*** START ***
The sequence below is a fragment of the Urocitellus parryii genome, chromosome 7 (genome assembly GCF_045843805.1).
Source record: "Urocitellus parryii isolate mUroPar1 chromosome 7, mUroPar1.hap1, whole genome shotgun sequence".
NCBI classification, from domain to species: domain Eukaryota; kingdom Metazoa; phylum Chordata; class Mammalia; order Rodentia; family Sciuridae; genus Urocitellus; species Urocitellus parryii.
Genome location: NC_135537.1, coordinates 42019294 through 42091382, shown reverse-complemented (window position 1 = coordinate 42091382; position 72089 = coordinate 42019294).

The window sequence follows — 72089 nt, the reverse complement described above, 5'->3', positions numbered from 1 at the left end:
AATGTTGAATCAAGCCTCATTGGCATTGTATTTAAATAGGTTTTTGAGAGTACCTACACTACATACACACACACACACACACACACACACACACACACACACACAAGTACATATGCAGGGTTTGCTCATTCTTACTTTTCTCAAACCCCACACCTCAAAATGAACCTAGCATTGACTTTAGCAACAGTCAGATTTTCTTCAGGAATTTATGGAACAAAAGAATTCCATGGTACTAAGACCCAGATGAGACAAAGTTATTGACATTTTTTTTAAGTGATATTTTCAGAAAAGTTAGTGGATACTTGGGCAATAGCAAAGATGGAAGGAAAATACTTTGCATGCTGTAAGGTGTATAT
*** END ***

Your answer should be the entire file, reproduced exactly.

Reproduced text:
The sequence below is a fragment of the Urocitellus parryii genome, chromosome 7 (genome assembly GCF_045843805.1).
Source record: "Urocitellus parryii isolate mUroPar1 chromosome 7, mUroPar1.hap1, whole genome shotgun sequence".
NCBI classification, from domain to species: domain Eukaryota; kingdom Metazoa; phylum Chordata; class Mammalia; order Rodentia; family Sciuridae; genus Urocitellus; species Urocitellus parryii.
Genome location: NC_135537.1, coordinates 42019294 through 42091382, shown reverse-complemented (window position 1 = coordinate 42091382; position 72089 = coordinate 42019294).

The window sequence follows — 72089 nt, the reverse complement described above, 5'->3', positions numbered from 1 at the left end:
AATGTTGAATCAAGCCTCATTGGCATTGTATTTAAATAGGTTTTTGAGAGTACCTACACTACATACACACACACACACACACACACACACACACACACACACACAAGTACATATGCAGGGTTTGCTCATTCTTACTTTTCTCAAACCCCACACCTCAAAATGAACCTAGCATTGACTTTAGCAACAGTCAGATTTTCTTCAGGAATTTATGGAACAAAAGAATTCCATGGTACTAAGACCCAGATGAGACAAAGTTATTGACATTTTTTTTAAGTGATATTTTCAGAAAAGTTAGTGGATACTTGGGCAATAGCAAAGATGGAAGGAAAATACTTTGCATGCTGTAAGGTGTATAT